A car scrappage scheme would “make the biggest difference” in helping the motor industry recover from the coronavirus pandemic, Ford’s UK boss has claimed.
Graham Hoare, chairman of Ford of Britain, said a VAT reduction would be “of value” but he is “really keen” for incentives that encourage people to trade in their cars for new models at the cheaper end of the market.
The automotive industry has been hit hard by the pandemic, with car production falling to its lowest level since the Second World War amid plant closures.
UK auto industry calls for dedicated restart package to save jobs and pave the way for recovery.— SMMT (@SMMT) June 23, 2020
New SMMT survey reveals a third of workforce still on furlough with up to one in six jobs at risk.https://t.co/xiOoDXZJGI #SMMTSummit pic.twitter.com/35sVZ88qpd
Speaking ahead of a summit organised by trade body the Society of Motor Manufacturers and Traders (SMMT), Dr Hoare said: “I’m really keen to find a way that we can get those those lower cost transactions happening easier.
“A scrappage programme maybe, but certainly a scheme that allows people – let’s say below £25,000 spending – to access a significant way of getting into a new vehicle.
“I think that will make the biggest difference in our industry.”
A previous initiative launched in 2009 saw motorists get £2,000 for trading in old cars for new models.
Half the money came from the Government, with the other half from manufacturers.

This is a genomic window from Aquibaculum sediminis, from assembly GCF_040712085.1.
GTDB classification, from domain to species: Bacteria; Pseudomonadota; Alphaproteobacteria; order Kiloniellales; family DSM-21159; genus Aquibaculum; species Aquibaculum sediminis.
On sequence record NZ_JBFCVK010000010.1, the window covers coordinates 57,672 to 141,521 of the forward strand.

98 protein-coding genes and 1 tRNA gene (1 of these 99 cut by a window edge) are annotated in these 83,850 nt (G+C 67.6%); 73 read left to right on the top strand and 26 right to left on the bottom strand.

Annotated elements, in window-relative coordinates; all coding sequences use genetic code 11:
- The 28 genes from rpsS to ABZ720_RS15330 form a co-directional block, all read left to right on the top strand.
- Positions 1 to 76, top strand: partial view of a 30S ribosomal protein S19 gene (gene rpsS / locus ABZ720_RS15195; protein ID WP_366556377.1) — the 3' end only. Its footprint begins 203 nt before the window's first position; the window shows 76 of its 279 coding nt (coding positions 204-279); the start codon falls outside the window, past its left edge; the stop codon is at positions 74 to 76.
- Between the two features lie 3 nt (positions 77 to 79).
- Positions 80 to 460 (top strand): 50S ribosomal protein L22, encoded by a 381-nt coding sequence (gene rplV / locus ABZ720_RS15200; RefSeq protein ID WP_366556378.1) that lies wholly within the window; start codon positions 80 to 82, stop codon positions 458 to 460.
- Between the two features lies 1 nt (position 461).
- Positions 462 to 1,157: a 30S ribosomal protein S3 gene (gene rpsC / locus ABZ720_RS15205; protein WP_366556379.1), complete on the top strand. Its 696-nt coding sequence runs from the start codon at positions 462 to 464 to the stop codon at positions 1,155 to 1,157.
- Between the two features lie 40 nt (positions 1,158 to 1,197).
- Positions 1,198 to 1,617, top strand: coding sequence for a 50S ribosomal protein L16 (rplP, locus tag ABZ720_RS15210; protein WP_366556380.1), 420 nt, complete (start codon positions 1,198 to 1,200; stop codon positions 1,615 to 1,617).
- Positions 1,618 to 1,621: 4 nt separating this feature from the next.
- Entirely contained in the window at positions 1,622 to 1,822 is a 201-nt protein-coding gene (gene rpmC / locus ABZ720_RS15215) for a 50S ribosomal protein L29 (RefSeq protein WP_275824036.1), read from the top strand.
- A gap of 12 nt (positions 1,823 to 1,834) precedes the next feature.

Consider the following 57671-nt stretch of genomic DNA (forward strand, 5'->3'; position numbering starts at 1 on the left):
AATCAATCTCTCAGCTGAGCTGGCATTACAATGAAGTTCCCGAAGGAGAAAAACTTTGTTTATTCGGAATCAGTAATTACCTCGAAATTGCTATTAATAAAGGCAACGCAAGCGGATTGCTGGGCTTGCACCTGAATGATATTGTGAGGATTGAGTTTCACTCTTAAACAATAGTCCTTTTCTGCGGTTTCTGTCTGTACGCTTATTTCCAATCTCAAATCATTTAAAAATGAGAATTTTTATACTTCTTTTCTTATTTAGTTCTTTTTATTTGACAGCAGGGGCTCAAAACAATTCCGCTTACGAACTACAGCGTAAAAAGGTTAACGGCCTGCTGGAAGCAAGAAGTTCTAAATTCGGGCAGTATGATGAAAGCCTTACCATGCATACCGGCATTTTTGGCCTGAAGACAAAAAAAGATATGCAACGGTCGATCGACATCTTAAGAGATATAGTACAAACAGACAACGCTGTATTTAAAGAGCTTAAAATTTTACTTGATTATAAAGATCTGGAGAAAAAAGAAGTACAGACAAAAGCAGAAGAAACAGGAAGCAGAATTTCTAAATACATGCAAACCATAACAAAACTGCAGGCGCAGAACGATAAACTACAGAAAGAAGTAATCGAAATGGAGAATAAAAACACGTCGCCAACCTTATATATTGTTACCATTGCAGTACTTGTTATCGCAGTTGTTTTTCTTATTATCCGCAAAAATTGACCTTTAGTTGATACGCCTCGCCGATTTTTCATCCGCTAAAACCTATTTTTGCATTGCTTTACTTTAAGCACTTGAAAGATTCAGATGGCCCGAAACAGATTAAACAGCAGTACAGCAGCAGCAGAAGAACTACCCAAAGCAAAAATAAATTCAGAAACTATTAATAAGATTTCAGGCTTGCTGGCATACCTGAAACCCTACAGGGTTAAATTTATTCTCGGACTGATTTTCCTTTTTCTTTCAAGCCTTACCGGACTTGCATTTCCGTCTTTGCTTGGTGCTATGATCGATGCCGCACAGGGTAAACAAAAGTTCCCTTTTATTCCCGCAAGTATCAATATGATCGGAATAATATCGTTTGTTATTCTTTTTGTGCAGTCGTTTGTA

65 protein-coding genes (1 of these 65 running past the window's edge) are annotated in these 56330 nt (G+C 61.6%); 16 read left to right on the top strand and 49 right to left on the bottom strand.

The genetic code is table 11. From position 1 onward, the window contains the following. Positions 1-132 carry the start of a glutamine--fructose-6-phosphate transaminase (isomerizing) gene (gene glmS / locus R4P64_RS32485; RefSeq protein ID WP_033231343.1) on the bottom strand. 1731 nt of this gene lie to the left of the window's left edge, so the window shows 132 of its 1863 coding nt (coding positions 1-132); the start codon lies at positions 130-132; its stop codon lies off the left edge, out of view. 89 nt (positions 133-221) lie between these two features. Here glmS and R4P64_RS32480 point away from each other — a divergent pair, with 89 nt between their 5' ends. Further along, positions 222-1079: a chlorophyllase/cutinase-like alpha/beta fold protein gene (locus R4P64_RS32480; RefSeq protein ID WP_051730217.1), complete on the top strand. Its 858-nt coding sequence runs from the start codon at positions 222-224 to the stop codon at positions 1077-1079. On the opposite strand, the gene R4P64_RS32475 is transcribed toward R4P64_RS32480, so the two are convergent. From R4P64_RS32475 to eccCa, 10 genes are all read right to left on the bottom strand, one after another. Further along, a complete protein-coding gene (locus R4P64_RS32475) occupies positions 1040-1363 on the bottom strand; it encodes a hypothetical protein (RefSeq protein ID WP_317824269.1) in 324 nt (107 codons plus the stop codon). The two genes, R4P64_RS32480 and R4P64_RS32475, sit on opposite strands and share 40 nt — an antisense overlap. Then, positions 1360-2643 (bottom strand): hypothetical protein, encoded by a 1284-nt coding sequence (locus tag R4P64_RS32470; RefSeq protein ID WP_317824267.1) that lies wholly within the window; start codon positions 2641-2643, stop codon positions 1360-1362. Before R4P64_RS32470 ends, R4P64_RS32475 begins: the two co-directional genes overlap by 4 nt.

When we closed in March - our most important month of the year - there was obviously deliveries unfulfilled, registrations unfulfilled. We have to work through that firstMike Hawes, SMMT
SMMT chief executive Mike Hawes held back from calling for a new scrappage scheme, claiming it was important to find out what the demand was for new cars before taking action.
He said: “It will always be a bit artificial for the first few weeks… because we had that backlog.
“When we closed in March – our most important month of the year – there was obviously deliveries unfulfilled, registrations unfulfilled.
“We have to work through that first, seeing what the underlying level of demand is like, and then we’ll see where we end up.
“It may be – as we know the Treasury is considering – consumer demand and consumer confidence is low, so we would need to look at maybe cross-economy as well as sector-specific issues that relate to stimulate demand.”
The SMMT said more than 6,000 UK automotive job cuts have been announced in June so far, and a survey of its members indicated that one in six roles are at risk of redundancy.
Mr Hawes stressed the importance of the Government securing a free trade agreement with the EU as part of the Brexit negotiations.
He said: “With such a deal, a strong recovery is possible, we can safeguard the industry and our reputation as an attractive destination for foreign investment and a major trade player.”